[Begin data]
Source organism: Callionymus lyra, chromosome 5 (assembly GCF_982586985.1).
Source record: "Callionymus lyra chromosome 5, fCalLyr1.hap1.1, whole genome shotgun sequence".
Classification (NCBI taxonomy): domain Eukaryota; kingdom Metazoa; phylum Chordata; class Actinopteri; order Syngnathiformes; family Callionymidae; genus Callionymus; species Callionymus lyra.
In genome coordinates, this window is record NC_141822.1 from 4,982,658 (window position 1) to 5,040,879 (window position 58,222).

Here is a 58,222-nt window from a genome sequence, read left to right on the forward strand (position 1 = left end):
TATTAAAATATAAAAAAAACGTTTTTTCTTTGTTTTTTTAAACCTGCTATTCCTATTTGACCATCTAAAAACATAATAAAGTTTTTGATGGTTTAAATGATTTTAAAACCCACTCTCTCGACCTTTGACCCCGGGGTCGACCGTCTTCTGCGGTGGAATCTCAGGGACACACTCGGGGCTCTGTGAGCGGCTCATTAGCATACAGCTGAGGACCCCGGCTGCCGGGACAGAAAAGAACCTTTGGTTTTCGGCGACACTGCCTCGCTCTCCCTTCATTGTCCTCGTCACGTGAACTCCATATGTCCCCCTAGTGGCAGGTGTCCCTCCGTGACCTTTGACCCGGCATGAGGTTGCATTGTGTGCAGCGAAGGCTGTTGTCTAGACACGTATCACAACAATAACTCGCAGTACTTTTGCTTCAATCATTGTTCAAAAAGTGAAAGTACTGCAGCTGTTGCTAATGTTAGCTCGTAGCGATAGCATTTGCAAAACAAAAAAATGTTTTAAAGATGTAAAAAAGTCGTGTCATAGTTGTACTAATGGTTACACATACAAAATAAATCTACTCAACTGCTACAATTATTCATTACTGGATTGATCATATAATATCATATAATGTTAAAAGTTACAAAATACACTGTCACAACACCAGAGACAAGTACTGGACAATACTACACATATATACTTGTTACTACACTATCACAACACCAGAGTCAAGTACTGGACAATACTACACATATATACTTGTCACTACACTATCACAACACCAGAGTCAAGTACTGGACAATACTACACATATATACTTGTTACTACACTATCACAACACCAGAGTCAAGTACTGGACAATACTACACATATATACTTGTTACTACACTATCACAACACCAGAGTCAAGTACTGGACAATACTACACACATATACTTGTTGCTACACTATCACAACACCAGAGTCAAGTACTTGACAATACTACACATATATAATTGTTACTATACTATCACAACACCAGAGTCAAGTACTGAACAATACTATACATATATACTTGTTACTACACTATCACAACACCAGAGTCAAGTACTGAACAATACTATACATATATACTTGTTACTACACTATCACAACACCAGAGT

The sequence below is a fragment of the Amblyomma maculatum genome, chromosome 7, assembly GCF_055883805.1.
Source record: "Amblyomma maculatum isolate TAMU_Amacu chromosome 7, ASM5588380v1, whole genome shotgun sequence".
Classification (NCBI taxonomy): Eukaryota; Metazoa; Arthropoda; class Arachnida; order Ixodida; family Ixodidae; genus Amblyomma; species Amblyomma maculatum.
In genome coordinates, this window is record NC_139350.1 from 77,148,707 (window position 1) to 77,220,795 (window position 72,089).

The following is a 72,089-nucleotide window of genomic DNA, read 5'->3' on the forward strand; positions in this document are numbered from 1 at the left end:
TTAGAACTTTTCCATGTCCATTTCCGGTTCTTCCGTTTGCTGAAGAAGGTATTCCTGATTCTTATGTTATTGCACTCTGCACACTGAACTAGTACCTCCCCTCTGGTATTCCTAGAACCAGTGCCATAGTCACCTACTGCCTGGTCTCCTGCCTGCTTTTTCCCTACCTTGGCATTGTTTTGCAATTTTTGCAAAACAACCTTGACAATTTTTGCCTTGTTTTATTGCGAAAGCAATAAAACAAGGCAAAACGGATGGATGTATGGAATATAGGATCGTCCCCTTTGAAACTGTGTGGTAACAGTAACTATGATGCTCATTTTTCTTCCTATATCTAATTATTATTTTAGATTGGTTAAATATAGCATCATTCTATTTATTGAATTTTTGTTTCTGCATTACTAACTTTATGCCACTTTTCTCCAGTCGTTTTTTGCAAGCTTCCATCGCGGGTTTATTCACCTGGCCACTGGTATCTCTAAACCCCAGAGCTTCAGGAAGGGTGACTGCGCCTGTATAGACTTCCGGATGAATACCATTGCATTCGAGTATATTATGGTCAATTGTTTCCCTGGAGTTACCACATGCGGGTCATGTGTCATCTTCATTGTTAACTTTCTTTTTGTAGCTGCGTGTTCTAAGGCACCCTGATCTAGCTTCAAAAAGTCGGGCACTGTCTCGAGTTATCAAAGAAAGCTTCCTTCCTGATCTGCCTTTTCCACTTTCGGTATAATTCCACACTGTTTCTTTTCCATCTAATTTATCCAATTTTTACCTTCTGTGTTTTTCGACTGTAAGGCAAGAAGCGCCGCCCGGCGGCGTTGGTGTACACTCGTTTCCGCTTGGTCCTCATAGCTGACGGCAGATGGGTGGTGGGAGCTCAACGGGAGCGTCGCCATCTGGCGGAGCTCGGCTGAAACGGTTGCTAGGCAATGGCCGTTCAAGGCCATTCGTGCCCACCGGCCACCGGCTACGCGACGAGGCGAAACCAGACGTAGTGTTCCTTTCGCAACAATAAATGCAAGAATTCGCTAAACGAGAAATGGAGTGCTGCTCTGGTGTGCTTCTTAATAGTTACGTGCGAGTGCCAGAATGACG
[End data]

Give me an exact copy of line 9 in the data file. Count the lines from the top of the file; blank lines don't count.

Classification (NCBI taxonomy): Eukaryota; Metazoa; Arthropoda; class Arachnida; order Ixodida; family Ixodidae; genus Amblyomma; species Amblyomma maculatum.